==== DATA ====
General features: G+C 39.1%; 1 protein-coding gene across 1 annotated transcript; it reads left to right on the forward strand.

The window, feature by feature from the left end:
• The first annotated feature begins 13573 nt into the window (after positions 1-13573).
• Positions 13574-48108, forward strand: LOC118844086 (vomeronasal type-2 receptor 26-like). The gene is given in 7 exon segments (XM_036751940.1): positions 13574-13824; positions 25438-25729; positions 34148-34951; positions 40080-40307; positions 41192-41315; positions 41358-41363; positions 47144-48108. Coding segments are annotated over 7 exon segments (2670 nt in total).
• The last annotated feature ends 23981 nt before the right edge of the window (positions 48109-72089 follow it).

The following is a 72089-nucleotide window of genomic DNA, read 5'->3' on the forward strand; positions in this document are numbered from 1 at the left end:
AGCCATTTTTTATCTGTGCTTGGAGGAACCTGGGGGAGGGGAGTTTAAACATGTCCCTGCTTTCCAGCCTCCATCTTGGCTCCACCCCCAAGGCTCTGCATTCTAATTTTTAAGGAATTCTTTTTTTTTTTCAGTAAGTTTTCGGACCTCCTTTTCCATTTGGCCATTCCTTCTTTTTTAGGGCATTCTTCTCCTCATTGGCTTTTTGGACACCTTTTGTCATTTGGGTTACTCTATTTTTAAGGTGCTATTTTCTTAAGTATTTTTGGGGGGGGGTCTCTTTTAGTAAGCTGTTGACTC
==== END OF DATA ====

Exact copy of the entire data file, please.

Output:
General features: G+C 39.1%; 1 protein-coding gene across 1 annotated transcript; it reads left to right on the forward strand.

The window, feature by feature from the left end:
• The first annotated feature begins 13573 nt into the window (after positions 1-13573).
• Positions 13574-48108, forward strand: LOC118844086 (vomeronasal type-2 receptor 26-like). The gene is given in 7 exon segments (XM_036751940.1): positions 13574-13824; positions 25438-25729; positions 34148-34951; positions 40080-40307; positions 41192-41315; positions 41358-41363; positions 47144-48108. Coding segments are annotated over 7 exon segments (2670 nt in total).
• The last annotated feature ends 23981 nt before the right edge of the window (positions 48109-72089 follow it).

The following is a 72089-nucleotide window of genomic DNA, read 5'->3' on the forward strand; positions in this document are numbered from 1 at the left end:
AGCCATTTTTTATCTGTGCTTGGAGGAACCTGGGGGAGGGGAGTTTAAACATGTCCCTGCTTTCCAGCCTCCATCTTGGCTCCACCCCCAAGGCTCTGCATTCTAATTTTTAAGGAATTCTTTTTTTTTTTCAGTAAGTTTTCGGACCTCCTTTTCCATTTGGCCATTCCTTCTTTTTTAGGGCATTCTTCTCCTCATTGGCTTTTTGGACACCTTTTGTCATTTGGGTTACTCTATTTTTAAGGTGCTATTTTCTTAAGTATTTTTGGGGGGGGGTCTCTTTTAGTAAGCTGTTGACTC